Caribbean and Latin American Prisons Hot Zones for COVID-19: Food For The Poor Pays Fines, Frees 138 Nonviolent Offenders for Holy Week
COCONUT CREEK, Fla. (April 1, 2021) Despite challenges, Food For The Poor is keeping its Holy Week tradition, by paying the fines of 138 nonviolent offenders from prisons in Guyana, Haiti, Honduras and Jamaica.
In Jamaica, one year into the coronavirus pandemic, there are nearly 39,000 confirmed cases of COVID-19, according to Worldometer.info, a website tracking the coronavirus. The FFTP-Jamaica staff was unable to visit prisons, but was able to the pay the fine of one nonviolent offender from the St. Catherine Correctional Centre in Spanish Town.
In Haiti, there are 12,760 reported cases of the virus, but the lingering protests – sparked last year by people upset with the government over inflation, and food and fuel shortages – were the greatest obstacles. There,128 nonviolent prisoners that included 121 men and seven women, were freed from nine different prisons.
FFTP-Haiti staff shared the story of a nonviolent offender who spent 20 years in prison for stealing charcoal and food to feed his wife and six children in Leogane. Now 53, Djo was arrested in 2001 and spent most of his adult life in prison.
Then there’s Enel, 39, who was imprisoned for nine years for stealing items from his neighbor’s garden to feed his three children.
“Our God is a God of second chances,” Food For The Poor President/CEO Ed Raine said. “While we don’t condone stealing, it is not right to confine someone in prison for years because they cannot pay a fine for petty theft, often for stealing food.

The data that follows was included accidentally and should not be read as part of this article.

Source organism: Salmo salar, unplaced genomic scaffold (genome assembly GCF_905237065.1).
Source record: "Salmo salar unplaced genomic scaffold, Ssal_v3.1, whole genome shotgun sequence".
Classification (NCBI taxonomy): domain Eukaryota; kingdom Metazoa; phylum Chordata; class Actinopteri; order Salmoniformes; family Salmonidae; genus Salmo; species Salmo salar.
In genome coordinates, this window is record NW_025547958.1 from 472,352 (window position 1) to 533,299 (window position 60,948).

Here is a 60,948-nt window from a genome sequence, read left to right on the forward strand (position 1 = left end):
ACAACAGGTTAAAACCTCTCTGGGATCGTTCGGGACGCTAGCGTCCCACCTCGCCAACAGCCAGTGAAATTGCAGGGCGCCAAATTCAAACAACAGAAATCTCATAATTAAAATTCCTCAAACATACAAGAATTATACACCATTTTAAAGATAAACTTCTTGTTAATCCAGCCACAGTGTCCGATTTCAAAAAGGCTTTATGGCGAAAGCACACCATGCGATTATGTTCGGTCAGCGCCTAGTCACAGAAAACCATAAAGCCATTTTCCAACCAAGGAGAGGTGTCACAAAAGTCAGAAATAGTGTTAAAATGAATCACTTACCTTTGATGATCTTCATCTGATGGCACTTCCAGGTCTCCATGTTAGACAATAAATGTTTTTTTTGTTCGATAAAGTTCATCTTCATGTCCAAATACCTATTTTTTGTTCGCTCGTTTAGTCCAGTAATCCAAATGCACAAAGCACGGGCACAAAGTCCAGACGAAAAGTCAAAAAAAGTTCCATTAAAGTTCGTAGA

“We also are reminded this year that prisons in the countries served by FFTP remain hot zones for the spread of COVID-19. We are extremely grateful to our compassionate donors for helping to give 138 people a second chance this Easter season.”
Honduras is still in recovery mode after Eta and Iota, two powerful Category 4 hurricanes, devastated the region in November. The charity’s in-country partner, CEPUDO, delivered food and personal care items to the El Progreso Prison in northern Honduras, where a wall collapsed, and waist-deep water flooded the facility during the storms.
FFTP also paid the fines of four nonviolent offenders in Honduras. One of the men was 41-year-old Oscar, who learned how to make nets for hammocks and other skills. He credits his time in prison and the prison ministry program for changing his life.
“I started attending church, which has been good for me,” Oscar said. “It has helped me to think about the things I needed to do to improve my life.”
Five men in Guyana were freed from the Lusignan Prison on the east coast of Demerara. With the threat of COVID-19, the newly released men wore face masks while receiving their gift bags. The Food For The Poor-Guyana staff presented each man with a copy of the Bible, a loaf of bread, a bag of personal care items, clothes and travel money to return home to their families.
The Food For The Poor Prison Ministry Program started in 1998 to help nonviolent offenders in parts of the Caribbean and Latin America who could not afford to pay their fines to get out of prison and to make a fresh start.
To support Food For The Poor’s Prison Ministry Program, checks payable to Food For The Poor can be mailed to 6401 Lyons Road, Coconut Creek, FL 33073. Please include reference number “SC# 74122” to ensure your donation is correctly routed, or make an online donation at www.FoodForThePoor.org/prisoners.
Food For The Poor, one of the largest international relief and development organizations in the nation, does much more than feed millions of hungry children and families living in poverty primarily in 17 countries of the Caribbean and Latin America. This interdenominational Christian ministry provides emergency relief assistance, clean water, medicine, educational materials, homes, support for orphaned and abandoned children, care for the aged, skills training and micro-enterprise development assistance. For more information, please visit www.FoodForThePoor.org.
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